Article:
Friday, 1 July 2011

Last Week of Lessons

Who knew 4 months of teaching could fly by so, so fast?

I still remember all my lesson plans and it's surreal thinking I've now taught my last lesson of the gap year. Going back to England is going to feel very strange. I think I'm going to have to pick up a TEFL certificate on the way....

For this last week, I've asked my students to teach me something Chinese. I've had a BRILLIANT time and learnt so much!! Every class has shown me something different. About half of my students are from ethnic minorities (most are Hui, Hani, Dai, Yi) who've taught me songs, dances and language which has been so interesting and completely new. It's been great to jump into culture and learn everything from fire dances from Yi students, raps in local dialect, children's songs and famous Chinese karaoke hits! I've also had a crash course in Tai Chi, had calligraphy written for me and had classes recite & translate classical poetry about friendship to me:

"Wherever you go and whatever you do, we will always be friends and we will always miss you"
Hearing a class of 60 say this together is really very moving.

It's not all Chinese though, I also had an AMAZING popping & locking display to Michael Jackson from a group of boys!!

.... But I have to say, I really, really am sad. I love this school so much and am finding it really hard to say goodbye to the best job I think I'll ever have. My colleagues all tell me this is my second home and  never to worry about accommodation when I come to SW China. I've been fighting back tears all today and when students ask if they'll ever see me again, I can't bring myself to say no. So, I think it's a new job, saving money and an airfare back to China when I get back to England :)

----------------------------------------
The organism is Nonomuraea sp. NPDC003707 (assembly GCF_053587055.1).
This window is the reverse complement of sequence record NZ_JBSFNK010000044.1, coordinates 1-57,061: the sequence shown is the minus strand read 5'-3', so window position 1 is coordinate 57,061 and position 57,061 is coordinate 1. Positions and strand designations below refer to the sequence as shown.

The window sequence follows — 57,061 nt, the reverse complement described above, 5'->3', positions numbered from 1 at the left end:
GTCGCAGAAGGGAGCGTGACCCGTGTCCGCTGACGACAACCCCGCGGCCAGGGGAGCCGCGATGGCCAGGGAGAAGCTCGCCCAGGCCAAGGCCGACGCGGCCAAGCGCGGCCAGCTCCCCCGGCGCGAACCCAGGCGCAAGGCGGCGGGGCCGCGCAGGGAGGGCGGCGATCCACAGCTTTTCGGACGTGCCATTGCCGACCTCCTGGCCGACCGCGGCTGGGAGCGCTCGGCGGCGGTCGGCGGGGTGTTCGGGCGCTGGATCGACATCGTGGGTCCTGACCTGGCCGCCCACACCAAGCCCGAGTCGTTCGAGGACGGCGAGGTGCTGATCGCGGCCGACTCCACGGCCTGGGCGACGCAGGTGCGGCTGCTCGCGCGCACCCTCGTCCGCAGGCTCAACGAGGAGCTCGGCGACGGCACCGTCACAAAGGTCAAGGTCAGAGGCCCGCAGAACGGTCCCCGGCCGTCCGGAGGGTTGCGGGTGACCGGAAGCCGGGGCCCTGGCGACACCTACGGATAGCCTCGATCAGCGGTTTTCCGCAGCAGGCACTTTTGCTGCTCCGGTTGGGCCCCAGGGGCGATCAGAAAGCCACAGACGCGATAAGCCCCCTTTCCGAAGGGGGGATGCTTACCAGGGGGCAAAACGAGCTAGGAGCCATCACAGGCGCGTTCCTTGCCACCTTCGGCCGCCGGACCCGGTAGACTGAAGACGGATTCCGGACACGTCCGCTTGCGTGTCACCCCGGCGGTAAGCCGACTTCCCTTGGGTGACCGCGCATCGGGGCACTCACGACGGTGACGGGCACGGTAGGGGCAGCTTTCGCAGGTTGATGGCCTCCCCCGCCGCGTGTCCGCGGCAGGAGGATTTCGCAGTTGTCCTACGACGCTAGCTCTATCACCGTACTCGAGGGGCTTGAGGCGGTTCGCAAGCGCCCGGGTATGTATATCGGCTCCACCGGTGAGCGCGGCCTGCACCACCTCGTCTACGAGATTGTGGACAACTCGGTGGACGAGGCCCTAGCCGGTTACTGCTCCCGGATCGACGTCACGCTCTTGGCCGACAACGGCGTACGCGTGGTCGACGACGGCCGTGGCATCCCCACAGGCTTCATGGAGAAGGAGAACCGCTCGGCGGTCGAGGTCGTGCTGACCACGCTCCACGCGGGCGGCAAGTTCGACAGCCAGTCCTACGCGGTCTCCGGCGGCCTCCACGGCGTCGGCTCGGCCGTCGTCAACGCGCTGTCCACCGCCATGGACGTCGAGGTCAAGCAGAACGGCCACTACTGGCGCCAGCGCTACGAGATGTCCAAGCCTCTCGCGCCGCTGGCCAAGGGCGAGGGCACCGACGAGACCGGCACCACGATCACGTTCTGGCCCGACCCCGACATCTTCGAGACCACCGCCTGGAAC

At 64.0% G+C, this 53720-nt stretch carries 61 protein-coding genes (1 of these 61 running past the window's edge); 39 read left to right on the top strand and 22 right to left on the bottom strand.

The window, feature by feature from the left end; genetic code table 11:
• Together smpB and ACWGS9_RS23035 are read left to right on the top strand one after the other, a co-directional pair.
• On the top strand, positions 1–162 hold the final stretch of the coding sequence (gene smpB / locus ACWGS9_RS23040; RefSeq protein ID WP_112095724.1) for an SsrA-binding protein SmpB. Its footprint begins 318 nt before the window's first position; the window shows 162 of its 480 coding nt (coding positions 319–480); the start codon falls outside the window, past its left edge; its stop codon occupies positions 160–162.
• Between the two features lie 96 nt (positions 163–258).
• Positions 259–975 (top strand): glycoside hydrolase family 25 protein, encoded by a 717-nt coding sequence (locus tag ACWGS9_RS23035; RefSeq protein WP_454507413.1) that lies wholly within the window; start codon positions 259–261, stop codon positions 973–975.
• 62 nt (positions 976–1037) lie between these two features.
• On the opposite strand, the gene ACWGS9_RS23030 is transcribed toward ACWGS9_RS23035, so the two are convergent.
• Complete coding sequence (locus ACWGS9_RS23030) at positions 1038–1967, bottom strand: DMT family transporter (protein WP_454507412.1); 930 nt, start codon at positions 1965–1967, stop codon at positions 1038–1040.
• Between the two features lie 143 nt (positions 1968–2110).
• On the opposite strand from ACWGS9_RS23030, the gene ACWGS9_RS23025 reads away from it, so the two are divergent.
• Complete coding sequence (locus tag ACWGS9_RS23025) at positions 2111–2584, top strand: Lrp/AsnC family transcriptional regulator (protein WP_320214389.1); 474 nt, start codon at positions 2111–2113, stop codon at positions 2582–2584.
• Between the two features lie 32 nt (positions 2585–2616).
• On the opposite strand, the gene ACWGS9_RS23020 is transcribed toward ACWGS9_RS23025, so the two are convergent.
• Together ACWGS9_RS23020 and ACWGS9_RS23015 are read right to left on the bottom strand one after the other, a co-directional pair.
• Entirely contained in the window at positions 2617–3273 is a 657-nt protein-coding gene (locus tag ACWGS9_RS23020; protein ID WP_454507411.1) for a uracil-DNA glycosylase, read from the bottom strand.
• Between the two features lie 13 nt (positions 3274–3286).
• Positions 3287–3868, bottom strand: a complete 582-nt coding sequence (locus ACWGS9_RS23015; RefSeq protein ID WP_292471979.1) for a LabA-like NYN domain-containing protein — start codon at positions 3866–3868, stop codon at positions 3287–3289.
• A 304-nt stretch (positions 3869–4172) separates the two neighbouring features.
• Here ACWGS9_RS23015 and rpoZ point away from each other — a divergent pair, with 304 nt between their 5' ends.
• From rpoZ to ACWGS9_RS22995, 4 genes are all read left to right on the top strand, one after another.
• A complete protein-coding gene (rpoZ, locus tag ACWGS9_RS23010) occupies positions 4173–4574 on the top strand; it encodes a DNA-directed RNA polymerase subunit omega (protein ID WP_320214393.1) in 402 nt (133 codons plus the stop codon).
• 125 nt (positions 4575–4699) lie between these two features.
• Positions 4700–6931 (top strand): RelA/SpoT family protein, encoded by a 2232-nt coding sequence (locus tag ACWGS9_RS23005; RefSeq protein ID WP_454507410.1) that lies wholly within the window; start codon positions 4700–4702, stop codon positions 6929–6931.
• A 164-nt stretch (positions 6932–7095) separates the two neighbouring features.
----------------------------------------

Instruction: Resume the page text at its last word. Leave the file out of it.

Thursday, 23 June 2011

China: Fun and Games

Word Parade- THE game of intense and competitive speed spelling.

It's my penultimate week of teaching so I've just been playing games!

Classes are HILARIOUS so I had share some stories.... People think classes of 60 would be a nightmare but it's actually really good as there's a huge crowd mentality, in fact, it's much easier playing games in class of 60 in China than a class of 9 in Fiji.

Guess the Word

  • Teacher writes a word on the board, one student stands at the front and has to guess the word some help from everyone else.
  • Speak English! (No Chinese.... or Japanese, Korean, French, Spanish etc.)
  • No spelling
  • No objects
My favourites...

Hu Jintao 

"Wen Jiabao's friend!!"
Students with the family name "Hu" : "ME! My Father! My Uncle!!"

"dislike dislike!" Student guessing: "....Teachers?"
"We love *English teacher's name* but we really ______ *history teacher's name*

Lady Gaga

"Oh my .......!" ("Oh my Lady Gaga!" is a catchphrase in China)
"Him him him!!" (everyone points at a student who loves Gaga)
*class starts to sing Poker Face*



"English" Whispers

  • Each column is a team. 10 teams of 6.
  • Teacher tells the back row the sentence, they must whisper till it gets to the front where the front row have to write what they've heard on the blackboard.
  • Most accurate team wins!